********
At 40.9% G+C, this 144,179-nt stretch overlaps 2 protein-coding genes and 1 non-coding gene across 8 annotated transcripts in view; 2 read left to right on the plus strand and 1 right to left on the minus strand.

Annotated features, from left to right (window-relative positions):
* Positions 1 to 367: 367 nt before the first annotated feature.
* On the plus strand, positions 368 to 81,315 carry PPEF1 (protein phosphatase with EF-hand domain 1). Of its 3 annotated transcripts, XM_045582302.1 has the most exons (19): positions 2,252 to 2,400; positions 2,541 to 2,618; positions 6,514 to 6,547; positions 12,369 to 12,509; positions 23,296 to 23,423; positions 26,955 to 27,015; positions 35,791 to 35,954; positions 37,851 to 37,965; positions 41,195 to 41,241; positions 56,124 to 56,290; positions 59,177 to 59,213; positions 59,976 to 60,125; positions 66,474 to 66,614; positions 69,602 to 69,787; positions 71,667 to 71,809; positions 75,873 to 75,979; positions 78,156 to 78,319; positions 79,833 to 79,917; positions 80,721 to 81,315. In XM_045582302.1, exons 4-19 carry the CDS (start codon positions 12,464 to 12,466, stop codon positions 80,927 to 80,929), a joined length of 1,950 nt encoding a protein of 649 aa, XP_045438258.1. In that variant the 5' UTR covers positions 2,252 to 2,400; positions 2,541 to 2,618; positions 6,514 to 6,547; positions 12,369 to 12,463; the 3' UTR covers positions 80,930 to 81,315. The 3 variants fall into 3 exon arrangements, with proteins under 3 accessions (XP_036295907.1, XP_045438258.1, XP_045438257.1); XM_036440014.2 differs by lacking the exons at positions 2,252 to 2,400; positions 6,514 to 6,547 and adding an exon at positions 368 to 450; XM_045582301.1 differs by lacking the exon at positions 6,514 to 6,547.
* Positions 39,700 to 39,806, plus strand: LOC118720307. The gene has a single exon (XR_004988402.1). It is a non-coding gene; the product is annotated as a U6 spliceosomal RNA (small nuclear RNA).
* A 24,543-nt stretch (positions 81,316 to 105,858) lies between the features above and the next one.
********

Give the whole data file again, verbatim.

At 40.9% G+C, this 144,179-nt stretch overlaps 2 protein-coding genes and 1 non-coding gene across 8 annotated transcripts in view; 2 read left to right on the plus strand and 1 right to left on the minus strand.

Annotated features, from left to right (window-relative positions):
* Positions 1 to 367: 367 nt before the first annotated feature.
* On the plus strand, positions 368 to 81,315 carry PPEF1 (protein phosphatase with EF-hand domain 1). Of its 3 annotated transcripts, XM_045582302.1 has the most exons (19): positions 2,252 to 2,400; positions 2,541 to 2,618; positions 6,514 to 6,547; positions 12,369 to 12,509; positions 23,296 to 23,423; positions 26,955 to 27,015; positions 35,791 to 35,954; positions 37,851 to 37,965; positions 41,195 to 41,241; positions 56,124 to 56,290; positions 59,177 to 59,213; positions 59,976 to 60,125; positions 66,474 to 66,614; positions 69,602 to 69,787; positions 71,667 to 71,809; positions 75,873 to 75,979; positions 78,156 to 78,319; positions 79,833 to 79,917; positions 80,721 to 81,315. In XM_045582302.1, exons 4-19 carry the CDS (start codon positions 12,464 to 12,466, stop codon positions 80,927 to 80,929), a joined length of 1,950 nt encoding a protein of 649 aa, XP_045438258.1. In that variant the 5' UTR covers positions 2,252 to 2,400; positions 2,541 to 2,618; positions 6,514 to 6,547; positions 12,369 to 12,463; the 3' UTR covers positions 80,930 to 81,315. The 3 variants fall into 3 exon arrangements, with proteins under 3 accessions (XP_036295907.1, XP_045438258.1, XP_045438257.1); XM_036440014.2 differs by lacking the exons at positions 2,252 to 2,400; positions 6,514 to 6,547 and adding an exon at positions 368 to 450; XM_045582301.1 differs by lacking the exon at positions 6,514 to 6,547.
* Positions 39,700 to 39,806, plus strand: LOC118720307. The gene has a single exon (XR_004988402.1). It is a non-coding gene; the product is annotated as a U6 spliceosomal RNA (small nuclear RNA).
* A 24,543-nt stretch (positions 81,316 to 105,858) lies between the features above and the next one.